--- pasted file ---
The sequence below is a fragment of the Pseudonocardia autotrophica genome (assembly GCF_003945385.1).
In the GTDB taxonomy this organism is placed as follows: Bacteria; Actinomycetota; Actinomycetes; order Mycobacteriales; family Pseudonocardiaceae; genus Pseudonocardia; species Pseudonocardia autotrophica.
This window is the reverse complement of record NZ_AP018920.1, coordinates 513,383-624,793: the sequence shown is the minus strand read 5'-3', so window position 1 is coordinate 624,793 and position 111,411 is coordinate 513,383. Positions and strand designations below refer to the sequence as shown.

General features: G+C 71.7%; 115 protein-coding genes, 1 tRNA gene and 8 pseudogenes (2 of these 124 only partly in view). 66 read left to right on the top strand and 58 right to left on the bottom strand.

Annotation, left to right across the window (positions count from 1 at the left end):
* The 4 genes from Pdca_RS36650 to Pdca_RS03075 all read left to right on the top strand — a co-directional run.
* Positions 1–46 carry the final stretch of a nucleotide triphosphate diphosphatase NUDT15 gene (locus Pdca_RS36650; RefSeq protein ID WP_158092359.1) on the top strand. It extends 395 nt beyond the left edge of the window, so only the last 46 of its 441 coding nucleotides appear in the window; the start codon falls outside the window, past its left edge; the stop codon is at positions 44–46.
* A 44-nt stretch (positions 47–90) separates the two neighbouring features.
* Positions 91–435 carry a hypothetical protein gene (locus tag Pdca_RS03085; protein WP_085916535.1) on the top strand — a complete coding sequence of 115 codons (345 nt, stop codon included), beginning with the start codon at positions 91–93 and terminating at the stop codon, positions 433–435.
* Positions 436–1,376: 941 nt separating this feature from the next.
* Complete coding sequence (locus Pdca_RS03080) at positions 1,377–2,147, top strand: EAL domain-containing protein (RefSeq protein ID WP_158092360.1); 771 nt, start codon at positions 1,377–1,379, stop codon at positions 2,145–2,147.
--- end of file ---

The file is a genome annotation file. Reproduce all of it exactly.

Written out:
The sequence below is a fragment of the Pseudonocardia autotrophica genome (assembly GCF_003945385.1).
In the GTDB taxonomy this organism is placed as follows: Bacteria; Actinomycetota; Actinomycetes; order Mycobacteriales; family Pseudonocardiaceae; genus Pseudonocardia; species Pseudonocardia autotrophica.
This window is the reverse complement of record NZ_AP018920.1, coordinates 513,383-624,793: the sequence shown is the minus strand read 5'-3', so window position 1 is coordinate 624,793 and position 111,411 is coordinate 513,383. Positions and strand designations below refer to the sequence as shown.

General features: G+C 71.7%; 115 protein-coding genes, 1 tRNA gene and 8 pseudogenes (2 of these 124 only partly in view). 66 read left to right on the top strand and 58 right to left on the bottom strand.

Annotation, left to right across the window (positions count from 1 at the left end):
* The 4 genes from Pdca_RS36650 to Pdca_RS03075 all read left to right on the top strand — a co-directional run.
* Positions 1–46 carry the final stretch of a nucleotide triphosphate diphosphatase NUDT15 gene (locus Pdca_RS36650; RefSeq protein ID WP_158092359.1) on the top strand. It extends 395 nt beyond the left edge of the window, so only the last 46 of its 441 coding nucleotides appear in the window; the start codon falls outside the window, past its left edge; the stop codon is at positions 44–46.
* A 44-nt stretch (positions 47–90) separates the two neighbouring features.
* Positions 91–435 carry a hypothetical protein gene (locus tag Pdca_RS03085; protein WP_085916535.1) on the top strand — a complete coding sequence of 115 codons (345 nt, stop codon included), beginning with the start codon at positions 91–93 and terminating at the stop codon, positions 433–435.
* Positions 436–1,376: 941 nt separating this feature from the next.
* Complete coding sequence (locus Pdca_RS03080) at positions 1,377–2,147, top strand: EAL domain-containing protein (RefSeq protein ID WP_158092360.1); 771 nt, start codon at positions 1,377–1,379, stop codon at positions 2,145–2,147.